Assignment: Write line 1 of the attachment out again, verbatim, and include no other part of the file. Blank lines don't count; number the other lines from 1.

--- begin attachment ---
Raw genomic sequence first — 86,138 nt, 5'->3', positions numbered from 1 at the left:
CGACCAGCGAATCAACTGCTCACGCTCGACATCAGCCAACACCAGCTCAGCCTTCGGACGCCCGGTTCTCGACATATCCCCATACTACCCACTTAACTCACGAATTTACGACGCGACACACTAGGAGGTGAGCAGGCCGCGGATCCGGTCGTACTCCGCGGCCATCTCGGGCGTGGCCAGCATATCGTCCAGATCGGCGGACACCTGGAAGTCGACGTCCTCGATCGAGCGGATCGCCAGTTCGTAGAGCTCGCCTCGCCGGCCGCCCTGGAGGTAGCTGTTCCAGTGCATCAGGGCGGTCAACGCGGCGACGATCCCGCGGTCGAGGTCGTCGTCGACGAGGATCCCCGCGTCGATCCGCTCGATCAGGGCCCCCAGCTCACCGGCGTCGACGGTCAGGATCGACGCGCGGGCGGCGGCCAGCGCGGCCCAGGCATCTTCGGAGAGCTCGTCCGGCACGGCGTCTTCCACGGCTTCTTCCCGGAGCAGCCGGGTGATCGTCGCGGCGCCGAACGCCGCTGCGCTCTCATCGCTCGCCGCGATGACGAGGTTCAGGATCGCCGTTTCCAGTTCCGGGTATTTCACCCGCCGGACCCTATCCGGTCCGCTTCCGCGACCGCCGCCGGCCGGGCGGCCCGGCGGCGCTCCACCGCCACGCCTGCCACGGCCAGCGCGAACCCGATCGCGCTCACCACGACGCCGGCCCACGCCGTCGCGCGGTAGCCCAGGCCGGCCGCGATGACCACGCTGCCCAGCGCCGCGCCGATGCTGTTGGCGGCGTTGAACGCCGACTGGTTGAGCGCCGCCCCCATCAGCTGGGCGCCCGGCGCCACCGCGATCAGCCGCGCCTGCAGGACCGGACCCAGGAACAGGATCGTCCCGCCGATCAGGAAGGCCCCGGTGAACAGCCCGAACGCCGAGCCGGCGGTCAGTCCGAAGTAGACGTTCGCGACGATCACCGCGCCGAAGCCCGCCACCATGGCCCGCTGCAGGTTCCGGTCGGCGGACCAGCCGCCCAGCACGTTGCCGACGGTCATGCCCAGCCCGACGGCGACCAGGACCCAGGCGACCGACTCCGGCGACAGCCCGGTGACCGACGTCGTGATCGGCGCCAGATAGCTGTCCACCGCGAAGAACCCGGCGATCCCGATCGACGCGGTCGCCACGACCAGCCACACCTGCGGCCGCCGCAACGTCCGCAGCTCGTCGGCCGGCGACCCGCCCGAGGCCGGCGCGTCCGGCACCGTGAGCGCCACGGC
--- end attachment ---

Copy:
Raw genomic sequence first — 86,138 nt, 5'->3', positions numbered from 1 at the left: